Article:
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School closures – opening schools in extreme bad weather

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The following guidance document gives schools in Wales advice on whether to remain open or close in extreme bad weather. The guidance is an electronic joint publication from the Welsh Assembly Government and the Welsh Local Government Association (WLGA). This guidance includes a generic risk assessment, which can be adopted to suit every school’s circumstances and provides examples of the issues that schools may face, with suggestions on how to tackle them.

Where schools must close, they are advised to consider what distance learning or self-study arrangements can be made for learners in Years 10–13, in order to minimise disruption to examination courses.

Headteachers are also advised to make a dynamic risk assessment for the school, which is regularly updated.

Frequently asked questions

The following are answers to frequently asked questions regarding school closures during severe weather.

  1. The decision on whether a school is to close rests with the headteacher because he/she has day-to-day responsibility for the management of the school day. 
  2. The decision will depend on an assessment of the relevant factors including weather forecasts, the prevailing situation in the area where the school is located, the availability of members of staff, in particular those who have to travel, and the health and safety of both learners and staff.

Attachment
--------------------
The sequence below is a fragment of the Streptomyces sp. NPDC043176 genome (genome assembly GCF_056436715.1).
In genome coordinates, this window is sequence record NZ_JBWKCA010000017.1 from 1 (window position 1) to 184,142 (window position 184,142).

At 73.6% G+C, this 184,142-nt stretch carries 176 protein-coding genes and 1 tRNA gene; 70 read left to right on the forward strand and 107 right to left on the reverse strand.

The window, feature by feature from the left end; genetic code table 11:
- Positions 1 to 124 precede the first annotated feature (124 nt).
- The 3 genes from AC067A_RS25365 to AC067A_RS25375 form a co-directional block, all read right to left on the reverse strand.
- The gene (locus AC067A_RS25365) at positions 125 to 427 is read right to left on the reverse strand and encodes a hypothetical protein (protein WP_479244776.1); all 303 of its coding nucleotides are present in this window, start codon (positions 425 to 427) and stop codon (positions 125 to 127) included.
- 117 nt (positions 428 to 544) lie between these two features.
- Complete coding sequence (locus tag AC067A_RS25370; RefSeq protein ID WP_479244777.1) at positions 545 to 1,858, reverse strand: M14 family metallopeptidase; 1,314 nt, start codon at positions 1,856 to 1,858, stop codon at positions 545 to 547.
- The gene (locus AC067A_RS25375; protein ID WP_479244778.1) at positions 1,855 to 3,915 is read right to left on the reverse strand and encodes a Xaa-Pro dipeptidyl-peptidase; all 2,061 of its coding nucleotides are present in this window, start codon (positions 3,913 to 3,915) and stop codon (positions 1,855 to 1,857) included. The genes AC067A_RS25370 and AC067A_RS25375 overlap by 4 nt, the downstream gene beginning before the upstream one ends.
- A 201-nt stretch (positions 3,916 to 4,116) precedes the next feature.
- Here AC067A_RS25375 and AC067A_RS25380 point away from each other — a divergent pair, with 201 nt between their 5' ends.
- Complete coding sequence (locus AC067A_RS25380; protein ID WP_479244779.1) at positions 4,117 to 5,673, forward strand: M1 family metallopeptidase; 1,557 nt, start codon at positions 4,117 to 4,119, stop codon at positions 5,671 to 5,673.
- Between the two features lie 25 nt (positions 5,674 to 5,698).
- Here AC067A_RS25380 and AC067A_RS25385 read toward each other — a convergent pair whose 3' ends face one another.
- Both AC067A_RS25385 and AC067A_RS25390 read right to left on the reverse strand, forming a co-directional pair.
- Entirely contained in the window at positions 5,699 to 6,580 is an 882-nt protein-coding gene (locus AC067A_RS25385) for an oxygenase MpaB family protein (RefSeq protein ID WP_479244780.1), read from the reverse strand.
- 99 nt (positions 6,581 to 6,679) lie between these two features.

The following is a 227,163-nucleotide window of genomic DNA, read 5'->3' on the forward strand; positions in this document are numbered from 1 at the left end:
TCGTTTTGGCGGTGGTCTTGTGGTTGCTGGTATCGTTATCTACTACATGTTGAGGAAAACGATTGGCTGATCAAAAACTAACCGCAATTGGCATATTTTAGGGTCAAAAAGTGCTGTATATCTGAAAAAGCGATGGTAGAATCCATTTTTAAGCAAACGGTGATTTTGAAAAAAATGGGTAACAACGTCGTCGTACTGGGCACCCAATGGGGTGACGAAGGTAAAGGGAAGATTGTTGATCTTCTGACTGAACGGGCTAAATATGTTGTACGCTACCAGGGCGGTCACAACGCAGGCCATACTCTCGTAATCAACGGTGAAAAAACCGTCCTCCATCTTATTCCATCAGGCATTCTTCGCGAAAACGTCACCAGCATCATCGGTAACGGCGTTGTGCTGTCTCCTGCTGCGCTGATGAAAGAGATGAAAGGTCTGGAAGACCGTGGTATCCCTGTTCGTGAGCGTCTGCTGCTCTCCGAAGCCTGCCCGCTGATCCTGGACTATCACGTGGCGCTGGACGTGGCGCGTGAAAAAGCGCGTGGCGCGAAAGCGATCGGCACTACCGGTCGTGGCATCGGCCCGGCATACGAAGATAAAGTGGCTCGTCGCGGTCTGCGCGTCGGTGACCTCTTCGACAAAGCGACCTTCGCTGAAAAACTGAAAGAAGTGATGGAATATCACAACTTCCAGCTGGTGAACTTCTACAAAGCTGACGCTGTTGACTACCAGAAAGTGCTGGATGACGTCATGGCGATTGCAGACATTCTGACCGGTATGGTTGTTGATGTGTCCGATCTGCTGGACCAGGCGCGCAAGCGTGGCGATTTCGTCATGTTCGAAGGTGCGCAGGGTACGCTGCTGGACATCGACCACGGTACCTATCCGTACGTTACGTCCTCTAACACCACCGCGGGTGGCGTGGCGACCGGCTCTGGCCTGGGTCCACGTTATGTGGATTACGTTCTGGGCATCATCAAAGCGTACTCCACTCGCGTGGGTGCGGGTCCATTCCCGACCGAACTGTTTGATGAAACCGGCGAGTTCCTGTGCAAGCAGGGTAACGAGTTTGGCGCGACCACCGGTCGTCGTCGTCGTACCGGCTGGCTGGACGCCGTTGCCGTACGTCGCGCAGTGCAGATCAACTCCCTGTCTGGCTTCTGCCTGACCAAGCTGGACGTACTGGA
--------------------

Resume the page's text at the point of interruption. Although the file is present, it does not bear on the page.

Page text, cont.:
3. The local authority does provide guidelines but the final decision rests with the headteacher. 
  4. Governing bodies have responsibility to have in place a procedure for school closure and to ensure that every member of staff is clear as to their role and responsibility during severe weather. 
  5. All decisions regarding school closures or sending learners home early should be considered in light of the fact that every learner is entitled to receive a minimum of 190 days of school a year.
  6. Should a school close the lost day counts towards the 190 days a school is required by law to open. Lost school sessions only have to be made up if it is reasonably practicable to do so. If it is not, the lost sessions are counted as if they happened. 
  7. The fact that a headteacher cannot reach the school in itself is not an adequate reason for not opening.